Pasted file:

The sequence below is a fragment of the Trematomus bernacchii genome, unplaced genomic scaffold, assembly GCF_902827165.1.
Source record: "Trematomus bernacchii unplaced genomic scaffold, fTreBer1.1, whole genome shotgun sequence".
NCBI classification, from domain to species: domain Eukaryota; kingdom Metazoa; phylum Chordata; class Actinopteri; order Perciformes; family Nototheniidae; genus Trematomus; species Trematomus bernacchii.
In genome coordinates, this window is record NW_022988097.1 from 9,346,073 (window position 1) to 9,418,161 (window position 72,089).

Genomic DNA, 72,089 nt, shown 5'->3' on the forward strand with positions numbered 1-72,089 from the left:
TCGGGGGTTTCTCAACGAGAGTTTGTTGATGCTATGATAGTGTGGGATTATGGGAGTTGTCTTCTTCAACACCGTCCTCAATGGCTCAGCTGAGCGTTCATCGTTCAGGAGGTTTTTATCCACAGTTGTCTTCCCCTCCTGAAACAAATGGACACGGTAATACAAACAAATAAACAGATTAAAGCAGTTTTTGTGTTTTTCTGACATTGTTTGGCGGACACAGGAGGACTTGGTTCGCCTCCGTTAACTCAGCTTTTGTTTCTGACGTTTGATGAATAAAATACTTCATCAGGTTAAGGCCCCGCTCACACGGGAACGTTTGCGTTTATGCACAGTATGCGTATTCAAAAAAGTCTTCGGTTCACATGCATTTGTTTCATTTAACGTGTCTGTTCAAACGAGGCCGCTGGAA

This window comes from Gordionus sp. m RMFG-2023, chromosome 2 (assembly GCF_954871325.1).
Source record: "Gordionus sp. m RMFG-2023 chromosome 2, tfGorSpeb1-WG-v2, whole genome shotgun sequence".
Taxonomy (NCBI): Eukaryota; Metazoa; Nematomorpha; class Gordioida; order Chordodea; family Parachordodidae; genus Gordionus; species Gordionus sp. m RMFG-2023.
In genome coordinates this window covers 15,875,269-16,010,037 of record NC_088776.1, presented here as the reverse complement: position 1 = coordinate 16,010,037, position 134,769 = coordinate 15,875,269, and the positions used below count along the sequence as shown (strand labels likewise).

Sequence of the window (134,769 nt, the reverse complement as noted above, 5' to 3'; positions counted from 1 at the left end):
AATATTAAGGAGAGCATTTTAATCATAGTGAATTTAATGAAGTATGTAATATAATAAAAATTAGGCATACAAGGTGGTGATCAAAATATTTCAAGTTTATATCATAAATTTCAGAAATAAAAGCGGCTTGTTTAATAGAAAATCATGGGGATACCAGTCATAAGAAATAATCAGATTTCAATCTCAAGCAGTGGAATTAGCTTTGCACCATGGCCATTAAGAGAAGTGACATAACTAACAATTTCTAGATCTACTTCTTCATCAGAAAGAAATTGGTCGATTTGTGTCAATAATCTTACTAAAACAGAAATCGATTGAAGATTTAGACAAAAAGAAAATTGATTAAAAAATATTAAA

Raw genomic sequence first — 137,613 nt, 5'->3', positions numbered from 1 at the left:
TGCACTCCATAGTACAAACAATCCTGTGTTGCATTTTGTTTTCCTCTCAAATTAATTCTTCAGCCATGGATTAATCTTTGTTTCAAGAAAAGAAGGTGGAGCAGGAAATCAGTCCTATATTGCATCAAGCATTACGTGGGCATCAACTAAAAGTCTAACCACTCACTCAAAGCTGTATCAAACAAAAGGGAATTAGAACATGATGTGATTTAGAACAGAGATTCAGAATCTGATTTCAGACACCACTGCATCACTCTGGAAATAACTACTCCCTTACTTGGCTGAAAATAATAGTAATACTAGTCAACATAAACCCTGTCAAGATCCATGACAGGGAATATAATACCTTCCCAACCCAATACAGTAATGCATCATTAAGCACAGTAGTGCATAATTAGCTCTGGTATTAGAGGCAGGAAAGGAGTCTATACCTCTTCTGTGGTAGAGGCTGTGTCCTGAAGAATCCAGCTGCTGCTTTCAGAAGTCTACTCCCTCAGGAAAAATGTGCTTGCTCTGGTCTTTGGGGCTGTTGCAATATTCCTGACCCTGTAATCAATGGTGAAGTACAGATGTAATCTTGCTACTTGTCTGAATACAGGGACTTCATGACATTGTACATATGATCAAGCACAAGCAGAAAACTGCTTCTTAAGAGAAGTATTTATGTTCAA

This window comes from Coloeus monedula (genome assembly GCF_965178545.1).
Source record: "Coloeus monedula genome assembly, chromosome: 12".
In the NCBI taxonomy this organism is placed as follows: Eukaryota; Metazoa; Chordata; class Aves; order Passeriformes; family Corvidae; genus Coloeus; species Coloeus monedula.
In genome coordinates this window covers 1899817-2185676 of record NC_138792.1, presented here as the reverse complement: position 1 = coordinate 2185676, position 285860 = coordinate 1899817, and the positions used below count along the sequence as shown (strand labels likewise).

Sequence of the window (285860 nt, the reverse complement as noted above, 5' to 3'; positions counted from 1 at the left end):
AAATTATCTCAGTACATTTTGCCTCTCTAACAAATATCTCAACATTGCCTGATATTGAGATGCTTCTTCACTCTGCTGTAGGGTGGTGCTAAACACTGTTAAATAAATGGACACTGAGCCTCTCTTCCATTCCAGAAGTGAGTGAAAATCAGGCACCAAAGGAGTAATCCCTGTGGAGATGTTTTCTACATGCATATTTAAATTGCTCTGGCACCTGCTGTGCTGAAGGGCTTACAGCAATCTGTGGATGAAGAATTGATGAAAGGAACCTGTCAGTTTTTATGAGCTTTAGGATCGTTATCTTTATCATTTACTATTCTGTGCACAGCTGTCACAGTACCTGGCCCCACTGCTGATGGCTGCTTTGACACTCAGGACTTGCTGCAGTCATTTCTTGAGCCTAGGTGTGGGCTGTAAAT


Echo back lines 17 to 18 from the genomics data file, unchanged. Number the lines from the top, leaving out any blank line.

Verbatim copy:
In the NCBI taxonomy this organism is placed as follows: Eukaryota; Metazoa; Chordata; class Aves; order Passeriformes; family Corvidae; genus Coloeus; species Coloeus monedula.
In genome coordinates this window covers 1899817-2185676 of record NC_138792.1, presented here as the reverse complement: position 1 = coordinate 2185676, position 285860 = coordinate 1899817, and the positions used below count along the sequence as shown (strand labels likewise).